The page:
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September 28, 2013, 07:48:18 PM
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No mention of VAT. It's my interpretation Bitcoin is not considered a digital good subject to VAT here.

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October 02, 2013, 06:52:47 PM
 #4

Something went wrong with this post! Let's try again:

Edit: I should note I'm not a lawyer or in any way familiar with Finnish tax codes. I write this as a layman, my translations may be inaccurate, and I may have misinterpreted some things. Caveat lector.

http://vero.fi/fi-FI/Syventavat_veroohjeet/Verohallinnon_ohjeet/Virtuaalivaluuttojen_tuloverotus

In Finnish, I don't have time to translate fully or go into a deeper summary. They use BTC as an example, but say the same rules apply to other currencies as well. I'll use the same device here.

At a glance, some of the more interesting points:

-Virtual currencies are not "real, official currency", nor are they securities or bonds in the sense meant by the law. They are, however, legal to use, and are treated as "an other, unspecified type of agreement between users".

-Fiat-denominated gains are taxable as capital gains. This applies when selling bitcoins for fiat at a profit as compared to when one bought the BTC, as well as to using bitcoins to buy goods or services directly. In both cases, the value of the BTC spent is calculated at the time of spending, and the cost of acquiring them is determined by when they were bought, first in, first out.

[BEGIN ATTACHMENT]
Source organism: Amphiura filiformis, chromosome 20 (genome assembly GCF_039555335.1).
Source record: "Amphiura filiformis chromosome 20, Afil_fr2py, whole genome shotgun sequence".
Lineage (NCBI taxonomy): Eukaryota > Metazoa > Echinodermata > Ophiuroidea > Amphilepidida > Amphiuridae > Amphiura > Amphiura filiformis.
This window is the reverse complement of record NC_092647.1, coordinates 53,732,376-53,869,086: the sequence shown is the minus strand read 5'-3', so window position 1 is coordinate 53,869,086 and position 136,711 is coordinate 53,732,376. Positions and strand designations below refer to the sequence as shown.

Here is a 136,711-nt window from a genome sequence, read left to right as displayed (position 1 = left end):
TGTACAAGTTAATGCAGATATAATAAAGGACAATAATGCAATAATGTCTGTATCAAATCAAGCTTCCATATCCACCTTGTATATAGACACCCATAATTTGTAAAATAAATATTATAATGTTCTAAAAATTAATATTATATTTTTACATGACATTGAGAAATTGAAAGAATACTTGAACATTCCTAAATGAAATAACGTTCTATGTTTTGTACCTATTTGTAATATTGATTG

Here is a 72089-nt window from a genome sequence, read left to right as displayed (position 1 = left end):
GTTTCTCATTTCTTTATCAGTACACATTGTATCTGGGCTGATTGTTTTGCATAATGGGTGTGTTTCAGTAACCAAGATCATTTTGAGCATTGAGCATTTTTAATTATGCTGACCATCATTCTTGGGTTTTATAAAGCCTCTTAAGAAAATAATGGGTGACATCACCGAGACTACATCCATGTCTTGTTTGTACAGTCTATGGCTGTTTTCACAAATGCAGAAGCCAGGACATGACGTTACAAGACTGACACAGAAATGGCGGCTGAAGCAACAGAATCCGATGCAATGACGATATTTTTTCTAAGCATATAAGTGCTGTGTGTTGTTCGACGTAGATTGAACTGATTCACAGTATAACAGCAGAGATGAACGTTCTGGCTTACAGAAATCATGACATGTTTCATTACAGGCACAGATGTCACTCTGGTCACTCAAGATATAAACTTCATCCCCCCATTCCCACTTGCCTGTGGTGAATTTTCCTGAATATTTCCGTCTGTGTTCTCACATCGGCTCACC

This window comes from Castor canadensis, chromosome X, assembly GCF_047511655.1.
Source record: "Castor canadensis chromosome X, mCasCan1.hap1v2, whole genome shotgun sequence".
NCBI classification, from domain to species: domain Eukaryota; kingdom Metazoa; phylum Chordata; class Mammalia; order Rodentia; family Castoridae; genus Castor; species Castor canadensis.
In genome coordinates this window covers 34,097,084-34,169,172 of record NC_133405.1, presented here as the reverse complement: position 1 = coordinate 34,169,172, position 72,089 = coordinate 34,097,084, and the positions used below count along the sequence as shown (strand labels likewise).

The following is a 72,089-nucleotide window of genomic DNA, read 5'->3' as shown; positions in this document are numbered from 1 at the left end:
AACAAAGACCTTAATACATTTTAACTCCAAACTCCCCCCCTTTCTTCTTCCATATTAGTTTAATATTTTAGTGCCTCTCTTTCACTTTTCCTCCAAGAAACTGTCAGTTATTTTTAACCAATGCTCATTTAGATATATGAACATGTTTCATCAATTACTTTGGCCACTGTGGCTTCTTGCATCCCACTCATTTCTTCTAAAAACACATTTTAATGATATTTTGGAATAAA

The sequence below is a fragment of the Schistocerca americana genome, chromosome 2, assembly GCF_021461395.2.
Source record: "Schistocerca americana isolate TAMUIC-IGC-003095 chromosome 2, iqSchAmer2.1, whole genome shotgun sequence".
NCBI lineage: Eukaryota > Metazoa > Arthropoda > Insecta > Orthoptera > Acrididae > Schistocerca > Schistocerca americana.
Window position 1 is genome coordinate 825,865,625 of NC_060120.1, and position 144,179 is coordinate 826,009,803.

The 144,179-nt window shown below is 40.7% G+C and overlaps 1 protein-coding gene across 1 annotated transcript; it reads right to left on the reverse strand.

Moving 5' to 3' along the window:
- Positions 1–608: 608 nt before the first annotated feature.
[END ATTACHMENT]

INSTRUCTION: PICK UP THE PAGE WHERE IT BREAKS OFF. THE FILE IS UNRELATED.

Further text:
-Losses from investing in BTC are *not* tax-deductible. BTC trading is said to be similar to trading in CFDs, for which there is a precedent from the Finnish Supreme Court, with this conclusion.

-Profits from mining are treated as income gains, realized at the moment the miner gains control of the BTC, and calculated at the exchange rate at that time. (No kidding. Good luck with that!)

-Profits from gambling and games (sale of in-game items, for example) are taxable as income, valued at the exchange rate at the time the BTC gained is traded for fiat. Losses are, again, not deductible, but are treated as costs incurred in hobby activities.

-When receiving Bitcoins as payment, as a business, such income is taxable at the exchange rate at the time of the transaction. Here they give some definition of how value is determined: The value is converted to Finnish currency (EUR at the moment...) at the daily rate, if such is available, otherwise the value agreed upon by the parties of the transaction is used. Intrestingly, here, it seems losses from selling BTC *are* tax-deductible.

-At the end there appears to be a concession to professional Bitcoin trading, where the taxation of such can be treated more like taxation of securities trading,  with a cursory list of requirements, but I'm afraid I don't quite grasp what the implications are. Maybe someone familiar with Finnish tax law on investing can clarify?


As usual finnish government (tax authority) does not have any idea about what they are doing. They can write up bunch of crap that does not work in real life - just like these 'instructions'. I suggest showing just middle finger for their rubbish.